Big Joy: The Adventures of James Broughton
Originally Published for its World Premiere at SXSW 2013
James Broughton's remarkable story spans a lifetime of acclaim for his joyous experimental films and poetry celebrating the human body, finding his soulmate at age 61 and finally, his ascendancy as a revered bard of sexual liberation.
Hi Stephen, thanks for talking to The New Current, how has your New Year been so far?
It's an amazing year - it's the Centennial of James Broughton's birth, and we're planning a series of events and inspirations to celebrate. We just had one in San Francisco where we showed Broughton's film TESTAMENT, had poetry readings and performance and showed a clip from our film.
Your first film, "Big Joy", is getting its World Premiere at this years SXSW Film Festival, what was it like when you got the news you had been selected?
Incredible. We knew the film would have its own life, and where better than to premiere at SXSW, in Austin, where “weird” is part of the local culture? I was overjoyed!
How did the film come to life?
What a process! I thought at first I would write a book about Broughton, but I realized since he made 23 experimental films, it had to be a film! His images will attract people to this film - and who doesn't want to learn about joy? Also, I met this amazing animator from Vancouver BC, Michael Mann, and I thought we should animate some Broughton poetry.
When were you first introduced to James Broughton?
I first saw his films in the late 1970s at the Museum of Modern Art in New York. I was entranced. Then, 10 years later, I met him and his partner, Joel, at a Radical Faerie gathering in Oregon. We were assigned to the same cabin!
What was it about James Broughton work that resonated with you?
First of all, he was the most lively 75-year-old I'd ever met. When I heard his poetry, I thought it was kind of silly until I listened more closely. His mixture of spirituality, sensuality, humour, and self-awareness was astounding.
How influential has Broughton been on your life?
He became a friend and mentor, with a huge influence in encouraging me to "follow my own weird," to look at life as "adventure, not predicament."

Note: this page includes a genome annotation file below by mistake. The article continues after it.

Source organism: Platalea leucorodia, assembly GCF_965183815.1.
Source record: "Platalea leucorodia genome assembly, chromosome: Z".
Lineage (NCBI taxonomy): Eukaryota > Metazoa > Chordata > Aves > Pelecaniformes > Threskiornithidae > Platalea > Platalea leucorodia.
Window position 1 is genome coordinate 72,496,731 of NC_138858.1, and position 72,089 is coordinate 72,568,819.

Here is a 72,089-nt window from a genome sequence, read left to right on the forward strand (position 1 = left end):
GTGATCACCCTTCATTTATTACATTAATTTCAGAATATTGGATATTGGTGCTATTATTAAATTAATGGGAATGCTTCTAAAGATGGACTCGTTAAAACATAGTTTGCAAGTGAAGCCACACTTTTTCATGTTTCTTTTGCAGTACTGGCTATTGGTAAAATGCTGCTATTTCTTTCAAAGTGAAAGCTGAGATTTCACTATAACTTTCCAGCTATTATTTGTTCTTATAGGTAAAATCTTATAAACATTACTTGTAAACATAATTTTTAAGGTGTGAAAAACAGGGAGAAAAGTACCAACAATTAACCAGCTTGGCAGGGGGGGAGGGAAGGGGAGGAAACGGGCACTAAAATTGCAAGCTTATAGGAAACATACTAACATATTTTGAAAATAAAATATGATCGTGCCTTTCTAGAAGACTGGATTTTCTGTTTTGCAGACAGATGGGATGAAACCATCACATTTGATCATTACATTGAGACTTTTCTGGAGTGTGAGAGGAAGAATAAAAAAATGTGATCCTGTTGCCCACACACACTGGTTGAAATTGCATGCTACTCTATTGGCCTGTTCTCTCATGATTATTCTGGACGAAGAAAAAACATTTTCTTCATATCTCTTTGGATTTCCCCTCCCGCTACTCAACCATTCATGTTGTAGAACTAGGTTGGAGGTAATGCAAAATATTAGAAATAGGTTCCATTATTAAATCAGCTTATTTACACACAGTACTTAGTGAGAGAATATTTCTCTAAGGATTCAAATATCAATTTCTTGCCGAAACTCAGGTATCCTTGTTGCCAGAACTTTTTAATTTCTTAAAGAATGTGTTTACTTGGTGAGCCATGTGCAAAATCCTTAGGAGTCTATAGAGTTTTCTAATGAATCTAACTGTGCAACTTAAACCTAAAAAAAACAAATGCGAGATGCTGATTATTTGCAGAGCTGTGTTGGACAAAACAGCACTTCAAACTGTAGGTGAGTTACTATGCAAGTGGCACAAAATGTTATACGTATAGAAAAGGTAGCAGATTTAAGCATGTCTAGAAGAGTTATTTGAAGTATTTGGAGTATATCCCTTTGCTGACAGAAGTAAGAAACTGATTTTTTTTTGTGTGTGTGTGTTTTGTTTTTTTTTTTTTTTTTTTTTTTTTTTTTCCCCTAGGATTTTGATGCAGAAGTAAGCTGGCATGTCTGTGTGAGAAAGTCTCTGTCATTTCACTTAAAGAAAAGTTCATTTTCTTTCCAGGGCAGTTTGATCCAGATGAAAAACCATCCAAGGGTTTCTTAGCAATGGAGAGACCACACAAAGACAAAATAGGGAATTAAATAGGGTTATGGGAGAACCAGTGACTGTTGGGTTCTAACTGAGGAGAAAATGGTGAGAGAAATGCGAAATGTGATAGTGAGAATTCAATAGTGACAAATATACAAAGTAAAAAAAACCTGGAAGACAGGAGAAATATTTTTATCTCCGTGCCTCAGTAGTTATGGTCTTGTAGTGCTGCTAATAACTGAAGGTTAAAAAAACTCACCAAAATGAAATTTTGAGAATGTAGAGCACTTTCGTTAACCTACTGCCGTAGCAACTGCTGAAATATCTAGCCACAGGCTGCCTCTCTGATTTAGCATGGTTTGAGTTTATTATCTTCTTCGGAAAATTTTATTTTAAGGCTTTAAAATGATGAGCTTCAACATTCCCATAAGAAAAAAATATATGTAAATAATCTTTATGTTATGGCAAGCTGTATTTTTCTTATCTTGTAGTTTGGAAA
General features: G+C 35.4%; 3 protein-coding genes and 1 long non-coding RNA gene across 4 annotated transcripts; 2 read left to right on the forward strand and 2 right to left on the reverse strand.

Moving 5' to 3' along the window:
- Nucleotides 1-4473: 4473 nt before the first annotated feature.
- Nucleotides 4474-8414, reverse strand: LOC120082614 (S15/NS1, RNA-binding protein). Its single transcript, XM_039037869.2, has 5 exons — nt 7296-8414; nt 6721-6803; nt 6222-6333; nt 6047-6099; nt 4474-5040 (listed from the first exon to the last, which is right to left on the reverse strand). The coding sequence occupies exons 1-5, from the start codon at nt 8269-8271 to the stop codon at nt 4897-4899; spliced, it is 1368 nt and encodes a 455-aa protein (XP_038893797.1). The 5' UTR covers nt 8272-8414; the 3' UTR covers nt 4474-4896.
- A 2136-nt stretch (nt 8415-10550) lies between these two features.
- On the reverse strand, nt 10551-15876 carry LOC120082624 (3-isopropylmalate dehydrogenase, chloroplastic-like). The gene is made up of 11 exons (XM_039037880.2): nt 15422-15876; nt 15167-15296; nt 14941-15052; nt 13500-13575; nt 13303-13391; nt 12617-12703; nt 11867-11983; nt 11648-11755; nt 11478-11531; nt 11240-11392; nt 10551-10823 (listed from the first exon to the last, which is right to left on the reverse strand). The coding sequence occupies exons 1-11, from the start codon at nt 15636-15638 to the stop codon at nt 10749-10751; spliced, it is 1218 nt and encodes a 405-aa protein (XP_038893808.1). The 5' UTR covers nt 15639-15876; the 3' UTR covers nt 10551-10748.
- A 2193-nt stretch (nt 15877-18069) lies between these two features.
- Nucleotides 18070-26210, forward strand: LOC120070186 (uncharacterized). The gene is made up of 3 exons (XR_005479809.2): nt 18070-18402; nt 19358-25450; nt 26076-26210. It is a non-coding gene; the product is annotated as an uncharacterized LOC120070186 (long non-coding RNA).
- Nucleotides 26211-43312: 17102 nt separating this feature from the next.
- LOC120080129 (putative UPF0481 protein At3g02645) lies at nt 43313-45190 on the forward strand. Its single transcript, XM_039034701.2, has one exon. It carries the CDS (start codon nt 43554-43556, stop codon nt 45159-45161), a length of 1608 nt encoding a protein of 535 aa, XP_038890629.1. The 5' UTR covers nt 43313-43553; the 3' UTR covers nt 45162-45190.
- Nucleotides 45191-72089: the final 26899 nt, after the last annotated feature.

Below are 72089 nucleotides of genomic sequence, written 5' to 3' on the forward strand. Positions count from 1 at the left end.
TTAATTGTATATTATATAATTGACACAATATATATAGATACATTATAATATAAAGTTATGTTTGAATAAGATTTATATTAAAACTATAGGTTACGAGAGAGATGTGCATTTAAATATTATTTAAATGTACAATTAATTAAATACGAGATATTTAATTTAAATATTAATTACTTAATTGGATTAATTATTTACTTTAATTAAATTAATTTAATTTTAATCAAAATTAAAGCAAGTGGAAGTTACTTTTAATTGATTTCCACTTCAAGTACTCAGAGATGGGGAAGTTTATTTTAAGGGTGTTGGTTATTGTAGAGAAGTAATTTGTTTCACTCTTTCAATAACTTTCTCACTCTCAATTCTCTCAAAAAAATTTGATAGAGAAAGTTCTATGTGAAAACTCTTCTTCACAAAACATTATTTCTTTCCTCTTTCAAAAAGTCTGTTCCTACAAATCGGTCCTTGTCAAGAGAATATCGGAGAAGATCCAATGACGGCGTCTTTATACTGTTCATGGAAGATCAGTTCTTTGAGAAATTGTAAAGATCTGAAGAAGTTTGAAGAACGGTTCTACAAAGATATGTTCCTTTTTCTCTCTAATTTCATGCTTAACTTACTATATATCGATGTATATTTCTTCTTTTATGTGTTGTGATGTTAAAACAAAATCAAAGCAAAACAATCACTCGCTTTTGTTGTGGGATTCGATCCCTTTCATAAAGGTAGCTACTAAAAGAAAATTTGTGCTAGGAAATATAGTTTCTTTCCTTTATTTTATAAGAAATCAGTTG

If you were to introduce Broughton's work to a newbie what would you recommend?
Depends on the person. I'd say either of his collected works of poetry, SPECIAL DELIVERIES or PACKING UP FOR PARADISE would let you experience him firsthand. Also, poet Jack Foley has edited the best cross-section of his work in an anthology called ALL: A JAMES BROUGHTON READER. That includes his poetry, a play, his journals, his musings on his films, and pieces of his autobiography COMING UNBUTTONED.
What were your biggest challenges in making the film?
An overwhelming wealth of material! We left lots of side stories on the cutting room floor. We did 37 interviews, but only used about 21. Then there was the expense of making a film - I had no idea. Getting the rights to use archival film and images is time-consuming and expensive. And we've always seen this as a multi-media project, so there's always a raft of things that need to be done yesterday.
You have co-directed this with Eric Slade, what was it like working with Eric?
Eric is a storytelling wizard, and he and I learned a lot from each other in this process. At first, I was the producer and he was director, but as the project evolved it turned out both of us were producing and directing. I couldn't have done it without him. He's also incredibly funny - even in hard situations, he can make me laugh.
Were you both on the same page when it came to telling the story of James Broughton's incredible life?
Yes and no. I probably would have made a more surreal, poetic film - but it would not have been as accessible or as good. Again, it was hard deciding what to cut out.
What do you think Broughton's lasting legacy is?
His work. His ability to express the contradictions of life in a humorous, simple way.
How did you get into filmmaking has this always been a passion?
I’ve always loved film. But I’m relatively illiterate cinematically. When I realized his 23 films offer the chance to tell his story in a more fun, complete way, I knew we could get his work out to many more people in film than in writing.
"At first, I was the producer and he was director, but as the project evolved it turned out both of us were producing and directing."
What was the first film you saw that made you want to get into filmmaking?
When I saw CABARET, I thought, wow, I'd love to try that someday, but that was more an idle thought. When I saw MAN ON WIRE, I realized documentaries can be gripping and soul-baring.
Documentaries can pose some of the most challenging films to make how did you ensure you were able to still tell the story you wanted to tell?
I have a background in journalism, so we started researching and ended up doing over 40 interviews, most of them on film. Then we realized we didn't really want a talking-heads doc and we discovered the gold mine of James Broughton's journals which he kept from age 13 until he died. Those allowed us to let James tell more of his own story.
What do you hope people will take away from your film?
Inspiration. A desire to "follow your weird," which means being on your creative edge while also being true to your life's purpose.
What has been the best advice you have been given?
Broughton's own advice to filmmakers: WHEN IN DOUBT, CUT!
And finally, what would be the best advice you would give a fellow filmmaker?
Pay attention to your creative team. Listen. Weave in the best ideas. And sleep on things before making rash decisions.